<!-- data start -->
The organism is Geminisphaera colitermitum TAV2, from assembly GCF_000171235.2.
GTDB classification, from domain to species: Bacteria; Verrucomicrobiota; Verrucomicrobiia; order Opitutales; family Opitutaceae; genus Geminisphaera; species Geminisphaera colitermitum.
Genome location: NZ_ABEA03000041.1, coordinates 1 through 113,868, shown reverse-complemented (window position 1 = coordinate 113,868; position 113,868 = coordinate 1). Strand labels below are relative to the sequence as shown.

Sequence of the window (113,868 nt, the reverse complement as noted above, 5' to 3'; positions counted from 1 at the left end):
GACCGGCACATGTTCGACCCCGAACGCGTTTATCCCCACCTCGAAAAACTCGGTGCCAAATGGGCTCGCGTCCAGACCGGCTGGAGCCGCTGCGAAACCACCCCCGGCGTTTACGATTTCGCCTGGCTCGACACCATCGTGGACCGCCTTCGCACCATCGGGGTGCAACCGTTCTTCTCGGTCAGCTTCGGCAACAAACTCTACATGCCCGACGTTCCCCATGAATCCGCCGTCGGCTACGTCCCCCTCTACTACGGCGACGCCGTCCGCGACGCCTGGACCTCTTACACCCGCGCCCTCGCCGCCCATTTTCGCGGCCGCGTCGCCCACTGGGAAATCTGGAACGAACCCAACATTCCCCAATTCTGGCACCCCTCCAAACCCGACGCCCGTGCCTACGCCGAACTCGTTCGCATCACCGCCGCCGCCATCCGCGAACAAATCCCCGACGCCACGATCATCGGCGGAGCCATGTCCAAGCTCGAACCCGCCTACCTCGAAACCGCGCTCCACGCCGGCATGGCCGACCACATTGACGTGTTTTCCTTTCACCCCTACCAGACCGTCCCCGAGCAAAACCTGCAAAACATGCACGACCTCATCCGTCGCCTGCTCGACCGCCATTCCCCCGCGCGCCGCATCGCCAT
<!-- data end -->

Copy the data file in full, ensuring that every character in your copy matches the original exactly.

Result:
The organism is Geminisphaera colitermitum TAV2, from assembly GCF_000171235.2.
GTDB classification, from domain to species: Bacteria; Verrucomicrobiota; Verrucomicrobiia; order Opitutales; family Opitutaceae; genus Geminisphaera; species Geminisphaera colitermitum.
Genome location: NZ_ABEA03000041.1, coordinates 1 through 113,868, shown reverse-complemented (window position 1 = coordinate 113,868; position 113,868 = coordinate 1). Strand labels below are relative to the sequence as shown.

Sequence of the window (113,868 nt, the reverse complement as noted above, 5' to 3'; positions counted from 1 at the left end):
GACCGGCACATGTTCGACCCCGAACGCGTTTATCCCCACCTCGAAAAACTCGGTGCCAAATGGGCTCGCGTCCAGACCGGCTGGAGCCGCTGCGAAACCACCCCCGGCGTTTACGATTTCGCCTGGCTCGACACCATCGTGGACCGCCTTCGCACCATCGGGGTGCAACCGTTCTTCTCGGTCAGCTTCGGCAACAAACTCTACATGCCCGACGTTCCCCATGAATCCGCCGTCGGCTACGTCCCCCTCTACTACGGCGACGCCGTCCGCGACGCCTGGACCTCTTACACCCGCGCCCTCGCCGCCCATTTTCGCGGCCGCGTCGCCCACTGGGAAATCTGGAACGAACCCAACATTCCCCAATTCTGGCACCCCTCCAAACCCGACGCCCGTGCCTACGCCGAACTCGTTCGCATCACCGCCGCCGCCATCCGCGAACAAATCCCCGACGCCACGATCATCGGCGGAGCCATGTCCAAGCTCGAACCCGCCTACCTCGAAACCGCGCTCCACGCCGGCATGGCCGACCACATTGACGTGTTTTCCTTTCACCCCTACCAGACCGTCCCCGAGCAAAACCTGCAAAACATGCACGACCTCATCCGTCGCCTGCTCGACCGCCATTCCCCCGCGCGCCGCATCGCCAT